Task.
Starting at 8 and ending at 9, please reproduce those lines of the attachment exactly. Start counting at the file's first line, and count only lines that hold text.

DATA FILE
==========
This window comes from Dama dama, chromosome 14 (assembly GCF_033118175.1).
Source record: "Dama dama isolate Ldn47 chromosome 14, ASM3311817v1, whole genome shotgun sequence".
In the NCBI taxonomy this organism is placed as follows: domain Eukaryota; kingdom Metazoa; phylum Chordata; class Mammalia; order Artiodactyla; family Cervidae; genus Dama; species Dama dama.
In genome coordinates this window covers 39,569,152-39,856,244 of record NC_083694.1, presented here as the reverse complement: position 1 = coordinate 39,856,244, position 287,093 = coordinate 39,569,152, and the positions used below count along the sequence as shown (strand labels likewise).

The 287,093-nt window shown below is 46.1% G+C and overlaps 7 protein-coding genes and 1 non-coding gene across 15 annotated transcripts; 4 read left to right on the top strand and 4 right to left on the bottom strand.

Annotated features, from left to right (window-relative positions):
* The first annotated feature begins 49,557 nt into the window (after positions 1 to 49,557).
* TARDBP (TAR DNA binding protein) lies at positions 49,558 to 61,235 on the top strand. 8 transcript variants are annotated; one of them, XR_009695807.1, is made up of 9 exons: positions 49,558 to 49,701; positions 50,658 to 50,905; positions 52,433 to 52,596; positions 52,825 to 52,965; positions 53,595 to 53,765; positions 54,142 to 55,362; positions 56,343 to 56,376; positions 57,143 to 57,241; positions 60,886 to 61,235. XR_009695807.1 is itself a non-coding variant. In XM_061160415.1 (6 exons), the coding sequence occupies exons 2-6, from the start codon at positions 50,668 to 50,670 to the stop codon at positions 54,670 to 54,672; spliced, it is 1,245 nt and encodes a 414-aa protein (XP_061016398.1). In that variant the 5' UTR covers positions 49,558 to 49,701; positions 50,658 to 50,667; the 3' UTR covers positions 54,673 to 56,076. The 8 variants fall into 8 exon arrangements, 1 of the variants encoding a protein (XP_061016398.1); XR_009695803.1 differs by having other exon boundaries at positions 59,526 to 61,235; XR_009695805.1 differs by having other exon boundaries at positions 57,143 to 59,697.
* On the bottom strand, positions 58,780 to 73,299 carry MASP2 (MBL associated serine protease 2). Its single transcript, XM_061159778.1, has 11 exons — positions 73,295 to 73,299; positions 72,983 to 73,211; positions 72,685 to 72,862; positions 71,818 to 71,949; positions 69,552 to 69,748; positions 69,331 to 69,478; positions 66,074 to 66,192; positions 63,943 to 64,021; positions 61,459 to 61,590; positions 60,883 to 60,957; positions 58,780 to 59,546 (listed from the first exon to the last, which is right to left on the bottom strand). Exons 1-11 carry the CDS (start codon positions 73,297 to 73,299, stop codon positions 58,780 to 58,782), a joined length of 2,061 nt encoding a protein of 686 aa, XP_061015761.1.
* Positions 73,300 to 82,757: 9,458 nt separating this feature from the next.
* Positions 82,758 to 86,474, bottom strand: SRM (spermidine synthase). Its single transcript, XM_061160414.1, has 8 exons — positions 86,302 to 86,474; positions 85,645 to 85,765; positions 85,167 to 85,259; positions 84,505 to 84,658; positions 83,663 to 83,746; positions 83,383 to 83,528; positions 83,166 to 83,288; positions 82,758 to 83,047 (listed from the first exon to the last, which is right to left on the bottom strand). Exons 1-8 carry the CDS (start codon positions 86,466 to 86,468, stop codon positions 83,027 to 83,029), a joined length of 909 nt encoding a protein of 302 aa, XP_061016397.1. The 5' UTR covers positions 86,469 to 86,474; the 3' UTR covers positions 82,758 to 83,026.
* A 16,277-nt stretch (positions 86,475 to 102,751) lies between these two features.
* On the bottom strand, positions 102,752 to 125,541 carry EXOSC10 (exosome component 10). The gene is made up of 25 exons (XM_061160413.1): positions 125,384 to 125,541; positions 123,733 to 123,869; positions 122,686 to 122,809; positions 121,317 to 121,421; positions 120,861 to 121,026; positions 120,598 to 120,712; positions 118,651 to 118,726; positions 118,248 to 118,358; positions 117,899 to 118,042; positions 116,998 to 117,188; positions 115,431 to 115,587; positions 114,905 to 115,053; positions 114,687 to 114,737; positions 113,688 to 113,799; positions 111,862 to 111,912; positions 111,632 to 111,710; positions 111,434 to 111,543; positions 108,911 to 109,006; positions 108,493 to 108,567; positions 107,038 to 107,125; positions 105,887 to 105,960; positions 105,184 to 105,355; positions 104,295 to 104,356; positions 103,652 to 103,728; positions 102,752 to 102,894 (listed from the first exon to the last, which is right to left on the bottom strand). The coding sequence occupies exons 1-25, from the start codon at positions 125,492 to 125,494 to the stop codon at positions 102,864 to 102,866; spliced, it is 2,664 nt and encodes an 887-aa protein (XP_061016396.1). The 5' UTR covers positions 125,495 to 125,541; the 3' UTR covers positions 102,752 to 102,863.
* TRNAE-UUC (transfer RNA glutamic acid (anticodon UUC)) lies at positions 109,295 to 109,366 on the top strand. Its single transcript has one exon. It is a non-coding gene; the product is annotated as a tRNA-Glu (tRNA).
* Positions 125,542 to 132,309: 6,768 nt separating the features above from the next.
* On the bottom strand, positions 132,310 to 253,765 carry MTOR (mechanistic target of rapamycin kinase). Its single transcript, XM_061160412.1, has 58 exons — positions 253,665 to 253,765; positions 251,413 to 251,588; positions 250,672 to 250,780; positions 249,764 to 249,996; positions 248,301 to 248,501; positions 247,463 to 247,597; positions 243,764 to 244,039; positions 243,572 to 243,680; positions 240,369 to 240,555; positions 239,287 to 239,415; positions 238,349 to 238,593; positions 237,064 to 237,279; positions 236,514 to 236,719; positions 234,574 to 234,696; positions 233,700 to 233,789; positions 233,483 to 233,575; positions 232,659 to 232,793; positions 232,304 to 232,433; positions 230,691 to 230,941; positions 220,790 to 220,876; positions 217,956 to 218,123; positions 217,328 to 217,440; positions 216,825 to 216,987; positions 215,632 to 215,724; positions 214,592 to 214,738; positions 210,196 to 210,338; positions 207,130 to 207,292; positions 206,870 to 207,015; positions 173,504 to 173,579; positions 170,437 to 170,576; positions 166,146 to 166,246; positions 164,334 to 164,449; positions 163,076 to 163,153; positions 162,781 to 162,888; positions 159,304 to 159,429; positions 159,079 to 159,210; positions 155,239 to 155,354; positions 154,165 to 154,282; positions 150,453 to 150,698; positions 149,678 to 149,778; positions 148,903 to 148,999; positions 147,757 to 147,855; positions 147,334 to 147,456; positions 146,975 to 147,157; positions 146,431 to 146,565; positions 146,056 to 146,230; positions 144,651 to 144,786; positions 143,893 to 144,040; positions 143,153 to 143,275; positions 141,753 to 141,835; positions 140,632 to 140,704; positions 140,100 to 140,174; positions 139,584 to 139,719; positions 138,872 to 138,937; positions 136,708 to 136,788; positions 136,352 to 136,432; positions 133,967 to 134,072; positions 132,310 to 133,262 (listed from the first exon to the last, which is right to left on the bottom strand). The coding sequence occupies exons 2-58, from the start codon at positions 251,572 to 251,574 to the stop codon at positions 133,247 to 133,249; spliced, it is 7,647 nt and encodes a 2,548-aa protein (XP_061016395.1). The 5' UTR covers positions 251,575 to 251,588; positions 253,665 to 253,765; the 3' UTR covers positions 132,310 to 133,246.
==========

* TARDBP (TAR DNA binding protein) lies at positions 49,558 to 61,235 on the top strand. 8 transcript variants are annotated; one of them, XR_009695807.1, is made up of 9 exons: positions 49,558 to 49,701; positions 50,658 to 50,905; positions 52,433 to 52,596; positions 52,825 to 52,965; positions 53,595 to 53,765; positions 54,142 to 55,362; positions 56,343 to 56,376; positions 57,143 to 57,241; positions 60,886 to 61,235. XR_009695807.1 is itself a non-coding variant. In XM_061160415.1 (6 exons), the coding sequence occupies exons 2-6, from the start codon at positions 50,668 to 50,670 to the stop codon at positions 54,670 to 54,672; spliced, it is 1,245 nt and encodes a 414-aa protein (XP_061016398.1). In that variant the 5' UTR covers positions 49,558 to 49,701; positions 50,658 to 50,667; the 3' UTR covers positions 54,673 to 56,076. The 8 variants fall into 8 exon arrangements, 1 of the variants encoding a protein (XP_061016398.1); XR_009695803.1 differs by having other exon boundaries at positions 59,526 to 61,235; XR_009695805.1 differs by having other exon boundaries at positions 57,143 to 59,697.
* On the bottom strand, positions 58,780 to 73,299 carry MASP2 (MBL associated serine protease 2). Its single transcript, XM_061159778.1, has 11 exons — positions 73,295 to 73,299; positions 72,983 to 73,211; positions 72,685 to 72,862; positions 71,818 to 71,949; positions 69,552 to 69,748; positions 69,331 to 69,478; positions 66,074 to 66,192; positions 63,943 to 64,021; positions 61,459 to 61,590; positions 60,883 to 60,957; positions 58,780 to 59,546 (listed from the first exon to the last, which is right to left on the bottom strand). Exons 1-11 carry the CDS (start codon positions 73,297 to 73,299, stop codon positions 58,780 to 58,782), a joined length of 2,061 nt encoding a protein of 686 aa, XP_061015761.1.